What do you want to know
- Ed Slott and Wade Pfau provide their perspective on life insurance and annuities as part of a portfolio.
- Life insurance is the most flexible and tax-efficient asset to leave to a trust, Slott says.
- Advisors should consider the client’s lifestyle when choosing an annuity.
What’s better for retirement and estate planning: life insurance or annuities?
In a recent American College of Financial Services webinar, moderator Steve Parrish, Assistant Professor of Advanced Planning, posed this question to Ed Slott, CPA and Head of Ed Slott & Co., and Wade Pfau, Professor of college retirement income. . Here is an excerpt from their responses:
STEVE PARRIS: Ed, as we enter 2022, has the recent increase in life insurance premiums and tighter underwriting standards affected your opinion or is it [life insurance] another excellent RMD alternative?
ED SLOT: Obviously the price is something to assess, but remember for the planners, you need to have a long-term view – not what it costs now, but what you can provide for a family. When I say long-term, not just for retirement, but beyond the estate plan: The plan for the beneficiaries — these are your new clients.
Obviously there are upfront costs, but even with the higher premiums in general, I’ve always been a fan of life insurance because I look long term. …
Now, with the Secure Act, all Congress has done is shoot itself in the foot by eliminating the Expandable IRA. They downgraded IRAs for wealth transfer and estate planning vehicles and improved things like life insurance. … All they did was inspire us to do the best planning we should have done all along.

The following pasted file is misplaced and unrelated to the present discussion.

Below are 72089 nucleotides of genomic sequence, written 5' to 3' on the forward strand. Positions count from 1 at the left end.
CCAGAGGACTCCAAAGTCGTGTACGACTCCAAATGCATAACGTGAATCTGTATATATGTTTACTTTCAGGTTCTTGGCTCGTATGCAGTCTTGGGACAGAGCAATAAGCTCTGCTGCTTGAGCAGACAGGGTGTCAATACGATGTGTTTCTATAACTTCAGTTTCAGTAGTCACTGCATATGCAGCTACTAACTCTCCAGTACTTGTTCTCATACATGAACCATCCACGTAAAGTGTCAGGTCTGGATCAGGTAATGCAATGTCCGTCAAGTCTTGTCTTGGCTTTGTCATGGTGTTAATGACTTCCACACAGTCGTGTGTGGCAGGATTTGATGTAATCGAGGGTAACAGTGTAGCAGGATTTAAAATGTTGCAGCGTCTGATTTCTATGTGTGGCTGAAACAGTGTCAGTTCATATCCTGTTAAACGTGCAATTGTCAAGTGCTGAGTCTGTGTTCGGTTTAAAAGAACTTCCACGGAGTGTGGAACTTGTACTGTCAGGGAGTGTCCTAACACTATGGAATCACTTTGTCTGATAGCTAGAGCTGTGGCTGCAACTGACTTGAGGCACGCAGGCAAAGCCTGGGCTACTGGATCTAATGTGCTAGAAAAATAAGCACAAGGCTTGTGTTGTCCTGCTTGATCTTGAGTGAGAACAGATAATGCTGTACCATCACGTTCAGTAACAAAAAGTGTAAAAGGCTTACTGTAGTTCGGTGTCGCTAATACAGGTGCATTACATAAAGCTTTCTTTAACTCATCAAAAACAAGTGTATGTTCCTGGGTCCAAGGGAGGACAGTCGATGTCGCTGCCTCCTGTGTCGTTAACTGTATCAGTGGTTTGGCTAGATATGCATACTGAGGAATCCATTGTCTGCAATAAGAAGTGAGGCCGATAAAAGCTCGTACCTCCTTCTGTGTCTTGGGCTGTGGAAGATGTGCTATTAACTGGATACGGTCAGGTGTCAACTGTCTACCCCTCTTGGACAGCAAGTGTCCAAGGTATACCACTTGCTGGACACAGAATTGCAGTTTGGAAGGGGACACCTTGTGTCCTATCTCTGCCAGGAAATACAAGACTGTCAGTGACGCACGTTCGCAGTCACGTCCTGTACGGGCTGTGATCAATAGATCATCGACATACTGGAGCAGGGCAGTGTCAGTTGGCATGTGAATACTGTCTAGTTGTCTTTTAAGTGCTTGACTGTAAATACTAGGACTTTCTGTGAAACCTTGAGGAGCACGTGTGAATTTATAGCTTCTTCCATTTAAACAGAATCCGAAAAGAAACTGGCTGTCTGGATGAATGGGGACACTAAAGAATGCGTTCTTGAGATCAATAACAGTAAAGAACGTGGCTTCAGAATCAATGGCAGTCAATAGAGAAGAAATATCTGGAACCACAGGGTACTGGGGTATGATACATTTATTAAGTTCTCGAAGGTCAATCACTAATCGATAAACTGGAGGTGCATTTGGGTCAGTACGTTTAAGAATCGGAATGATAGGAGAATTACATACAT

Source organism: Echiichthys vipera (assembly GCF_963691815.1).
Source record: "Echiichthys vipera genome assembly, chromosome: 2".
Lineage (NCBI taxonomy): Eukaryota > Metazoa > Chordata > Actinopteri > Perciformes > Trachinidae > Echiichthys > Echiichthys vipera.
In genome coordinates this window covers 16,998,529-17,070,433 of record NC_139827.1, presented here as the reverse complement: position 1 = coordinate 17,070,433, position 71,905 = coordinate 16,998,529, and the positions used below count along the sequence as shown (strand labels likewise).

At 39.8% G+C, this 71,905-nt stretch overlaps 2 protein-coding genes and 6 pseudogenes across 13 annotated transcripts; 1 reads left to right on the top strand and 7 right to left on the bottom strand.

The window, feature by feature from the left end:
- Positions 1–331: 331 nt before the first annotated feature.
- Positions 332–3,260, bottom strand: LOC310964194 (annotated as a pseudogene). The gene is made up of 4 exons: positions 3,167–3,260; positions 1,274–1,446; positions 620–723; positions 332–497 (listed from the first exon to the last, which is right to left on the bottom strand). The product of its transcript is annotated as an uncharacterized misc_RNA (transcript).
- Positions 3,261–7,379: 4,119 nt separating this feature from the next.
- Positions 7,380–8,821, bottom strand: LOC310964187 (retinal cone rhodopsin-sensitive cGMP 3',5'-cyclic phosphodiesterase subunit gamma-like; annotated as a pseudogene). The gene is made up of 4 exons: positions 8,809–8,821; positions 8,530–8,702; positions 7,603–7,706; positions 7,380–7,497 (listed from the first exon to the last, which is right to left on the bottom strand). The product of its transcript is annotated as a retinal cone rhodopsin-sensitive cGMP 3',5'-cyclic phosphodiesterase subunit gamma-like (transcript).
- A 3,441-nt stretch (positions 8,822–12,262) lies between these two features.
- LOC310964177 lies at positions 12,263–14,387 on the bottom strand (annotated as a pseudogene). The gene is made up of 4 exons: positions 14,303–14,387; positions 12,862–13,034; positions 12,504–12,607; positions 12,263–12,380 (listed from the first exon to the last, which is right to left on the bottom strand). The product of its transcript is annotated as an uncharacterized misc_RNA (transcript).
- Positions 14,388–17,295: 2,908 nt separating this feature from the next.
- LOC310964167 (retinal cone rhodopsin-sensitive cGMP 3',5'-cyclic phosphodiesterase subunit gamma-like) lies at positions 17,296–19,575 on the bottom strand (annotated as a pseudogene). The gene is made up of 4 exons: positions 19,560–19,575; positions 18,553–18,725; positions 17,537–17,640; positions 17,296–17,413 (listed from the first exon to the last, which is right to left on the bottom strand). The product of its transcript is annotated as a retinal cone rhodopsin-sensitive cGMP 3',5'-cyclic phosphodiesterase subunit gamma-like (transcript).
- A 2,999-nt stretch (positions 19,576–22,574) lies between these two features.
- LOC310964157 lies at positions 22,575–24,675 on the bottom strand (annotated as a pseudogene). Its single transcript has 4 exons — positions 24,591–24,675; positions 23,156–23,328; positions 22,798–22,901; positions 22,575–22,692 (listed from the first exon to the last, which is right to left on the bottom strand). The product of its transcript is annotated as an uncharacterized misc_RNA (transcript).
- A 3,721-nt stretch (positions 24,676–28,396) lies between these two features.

But someone said an IRA trust probably won’t work after the Secure Act. That’s true, because most of them will be subject to this 10-year rule. And existing trusts need to be reviewed because under the 10-year rule there is no more [required minimum distributions] after death. It’s just a big RMD.
Well, if all of that goes into the trust at the end of the 10 years, you could have the exact opposite of what the client wanted: post-death control and low taxes for their beneficiaries. Now you have $5 million paid out at the end of 10 years.
Life insurance is a great alternative to this. [It’s a] better option, similar to the Roth conversion, to remove that growing IRA, pay some tax now at low rates, and use it, if the client wants that control after death, to buy life insurance and to leave [that] to trust.
Life insurance is the most flexible and tax-efficient asset to bequeath to a trust. You don’t have those tricky RMD rules. You don’t have all those tricky and very complex IRA trust rules.
And best of all, you don’t have income tax on life insurance, unlike IRAs. [And it] can be arranged outside, or excluded from the domain. IRAs, even Roth IRAs, are always included in the estate.